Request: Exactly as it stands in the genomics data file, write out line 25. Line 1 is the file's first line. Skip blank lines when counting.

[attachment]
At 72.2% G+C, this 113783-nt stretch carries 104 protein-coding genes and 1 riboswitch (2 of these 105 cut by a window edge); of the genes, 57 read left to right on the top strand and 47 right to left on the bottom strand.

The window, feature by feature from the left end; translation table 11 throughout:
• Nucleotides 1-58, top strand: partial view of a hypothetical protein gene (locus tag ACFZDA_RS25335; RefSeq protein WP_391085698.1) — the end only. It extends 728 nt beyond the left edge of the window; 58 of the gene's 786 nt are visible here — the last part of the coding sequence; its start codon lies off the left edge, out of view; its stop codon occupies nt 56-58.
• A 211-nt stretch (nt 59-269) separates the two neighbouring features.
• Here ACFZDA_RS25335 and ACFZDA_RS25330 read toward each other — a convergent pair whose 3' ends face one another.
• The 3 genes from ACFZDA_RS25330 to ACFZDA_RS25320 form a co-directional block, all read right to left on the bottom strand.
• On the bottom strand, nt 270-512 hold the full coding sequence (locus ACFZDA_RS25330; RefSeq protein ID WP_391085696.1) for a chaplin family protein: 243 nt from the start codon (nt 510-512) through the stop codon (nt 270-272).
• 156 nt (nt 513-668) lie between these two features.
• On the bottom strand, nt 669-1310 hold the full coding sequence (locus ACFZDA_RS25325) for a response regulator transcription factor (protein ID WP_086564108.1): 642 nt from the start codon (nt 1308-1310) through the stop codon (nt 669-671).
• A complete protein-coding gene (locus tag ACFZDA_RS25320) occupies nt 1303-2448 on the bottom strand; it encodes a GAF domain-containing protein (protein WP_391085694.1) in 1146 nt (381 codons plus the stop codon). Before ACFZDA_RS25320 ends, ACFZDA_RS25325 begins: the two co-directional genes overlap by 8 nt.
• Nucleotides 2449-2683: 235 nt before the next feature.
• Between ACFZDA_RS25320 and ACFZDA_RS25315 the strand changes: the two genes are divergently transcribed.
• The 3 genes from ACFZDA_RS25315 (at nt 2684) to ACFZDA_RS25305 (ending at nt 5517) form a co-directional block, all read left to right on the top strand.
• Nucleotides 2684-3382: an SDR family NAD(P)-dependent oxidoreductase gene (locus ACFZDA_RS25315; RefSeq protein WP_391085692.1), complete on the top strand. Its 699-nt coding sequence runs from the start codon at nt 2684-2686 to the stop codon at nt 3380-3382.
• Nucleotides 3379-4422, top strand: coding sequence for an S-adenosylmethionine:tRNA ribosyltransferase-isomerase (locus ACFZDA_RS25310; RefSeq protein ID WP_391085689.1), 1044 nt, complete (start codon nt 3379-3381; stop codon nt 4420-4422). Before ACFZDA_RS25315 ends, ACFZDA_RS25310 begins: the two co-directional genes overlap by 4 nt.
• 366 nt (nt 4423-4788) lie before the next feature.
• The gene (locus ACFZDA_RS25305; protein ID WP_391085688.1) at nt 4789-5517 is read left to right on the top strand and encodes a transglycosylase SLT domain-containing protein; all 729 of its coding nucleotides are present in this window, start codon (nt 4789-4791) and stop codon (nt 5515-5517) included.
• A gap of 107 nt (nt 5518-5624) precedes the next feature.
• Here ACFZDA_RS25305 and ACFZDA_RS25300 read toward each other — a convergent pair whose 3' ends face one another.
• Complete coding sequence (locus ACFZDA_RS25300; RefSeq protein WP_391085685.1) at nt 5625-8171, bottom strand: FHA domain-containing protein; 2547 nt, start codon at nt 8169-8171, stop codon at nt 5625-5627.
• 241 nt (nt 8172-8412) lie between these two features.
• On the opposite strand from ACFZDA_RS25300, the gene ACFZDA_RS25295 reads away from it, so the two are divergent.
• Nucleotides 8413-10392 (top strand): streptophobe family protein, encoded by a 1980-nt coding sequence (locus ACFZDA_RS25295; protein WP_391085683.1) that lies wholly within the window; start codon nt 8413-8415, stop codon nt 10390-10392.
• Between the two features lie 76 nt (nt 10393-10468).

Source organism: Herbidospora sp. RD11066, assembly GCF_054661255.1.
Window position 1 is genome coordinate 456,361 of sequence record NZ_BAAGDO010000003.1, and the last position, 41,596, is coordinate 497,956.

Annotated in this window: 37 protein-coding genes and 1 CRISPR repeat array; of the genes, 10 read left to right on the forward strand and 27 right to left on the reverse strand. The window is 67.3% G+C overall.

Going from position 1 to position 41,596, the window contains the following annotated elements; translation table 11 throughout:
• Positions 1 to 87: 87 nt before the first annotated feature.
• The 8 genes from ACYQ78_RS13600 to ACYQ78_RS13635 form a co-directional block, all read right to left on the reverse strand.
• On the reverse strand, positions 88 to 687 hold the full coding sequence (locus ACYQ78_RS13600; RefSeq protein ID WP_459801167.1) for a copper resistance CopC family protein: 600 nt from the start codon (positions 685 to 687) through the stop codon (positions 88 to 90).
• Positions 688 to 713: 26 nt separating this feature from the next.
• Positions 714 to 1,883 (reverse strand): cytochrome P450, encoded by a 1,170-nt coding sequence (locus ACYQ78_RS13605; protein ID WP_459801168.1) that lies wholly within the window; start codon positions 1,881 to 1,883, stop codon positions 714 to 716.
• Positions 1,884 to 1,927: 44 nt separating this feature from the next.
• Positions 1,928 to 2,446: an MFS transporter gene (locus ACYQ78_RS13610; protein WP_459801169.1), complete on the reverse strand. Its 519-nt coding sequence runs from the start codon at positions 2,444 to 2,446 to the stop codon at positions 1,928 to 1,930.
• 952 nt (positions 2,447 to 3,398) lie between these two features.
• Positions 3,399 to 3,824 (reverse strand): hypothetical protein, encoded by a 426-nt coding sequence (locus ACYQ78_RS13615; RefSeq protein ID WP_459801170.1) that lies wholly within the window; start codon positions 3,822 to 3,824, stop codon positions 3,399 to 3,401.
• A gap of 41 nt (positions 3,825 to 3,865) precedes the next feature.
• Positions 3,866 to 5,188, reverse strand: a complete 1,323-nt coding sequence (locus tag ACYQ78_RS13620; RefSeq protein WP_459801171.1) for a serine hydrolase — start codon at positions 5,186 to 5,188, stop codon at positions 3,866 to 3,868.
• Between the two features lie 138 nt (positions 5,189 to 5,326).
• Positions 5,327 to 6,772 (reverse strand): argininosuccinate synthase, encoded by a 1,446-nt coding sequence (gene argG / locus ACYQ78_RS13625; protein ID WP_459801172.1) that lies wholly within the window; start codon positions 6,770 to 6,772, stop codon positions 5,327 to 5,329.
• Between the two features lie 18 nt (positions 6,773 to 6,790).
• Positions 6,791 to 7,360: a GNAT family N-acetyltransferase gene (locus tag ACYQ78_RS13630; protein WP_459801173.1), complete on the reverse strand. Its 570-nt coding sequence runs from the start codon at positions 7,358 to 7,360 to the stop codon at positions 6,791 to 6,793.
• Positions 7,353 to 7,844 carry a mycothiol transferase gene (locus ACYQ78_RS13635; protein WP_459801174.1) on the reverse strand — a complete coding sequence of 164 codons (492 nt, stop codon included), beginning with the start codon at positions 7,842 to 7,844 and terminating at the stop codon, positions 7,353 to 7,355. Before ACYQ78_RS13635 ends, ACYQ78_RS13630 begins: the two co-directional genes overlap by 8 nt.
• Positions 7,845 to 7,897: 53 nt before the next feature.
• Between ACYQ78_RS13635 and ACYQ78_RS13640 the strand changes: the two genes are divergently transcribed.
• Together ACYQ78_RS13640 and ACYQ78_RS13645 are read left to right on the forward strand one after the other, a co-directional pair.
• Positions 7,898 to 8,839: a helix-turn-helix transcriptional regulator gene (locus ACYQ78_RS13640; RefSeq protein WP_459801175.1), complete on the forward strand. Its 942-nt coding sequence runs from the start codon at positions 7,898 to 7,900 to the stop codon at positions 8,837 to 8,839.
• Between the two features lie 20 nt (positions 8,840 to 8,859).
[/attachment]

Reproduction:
Source organism: Herbidospora sp. RD11066, assembly GCF_054661255.1.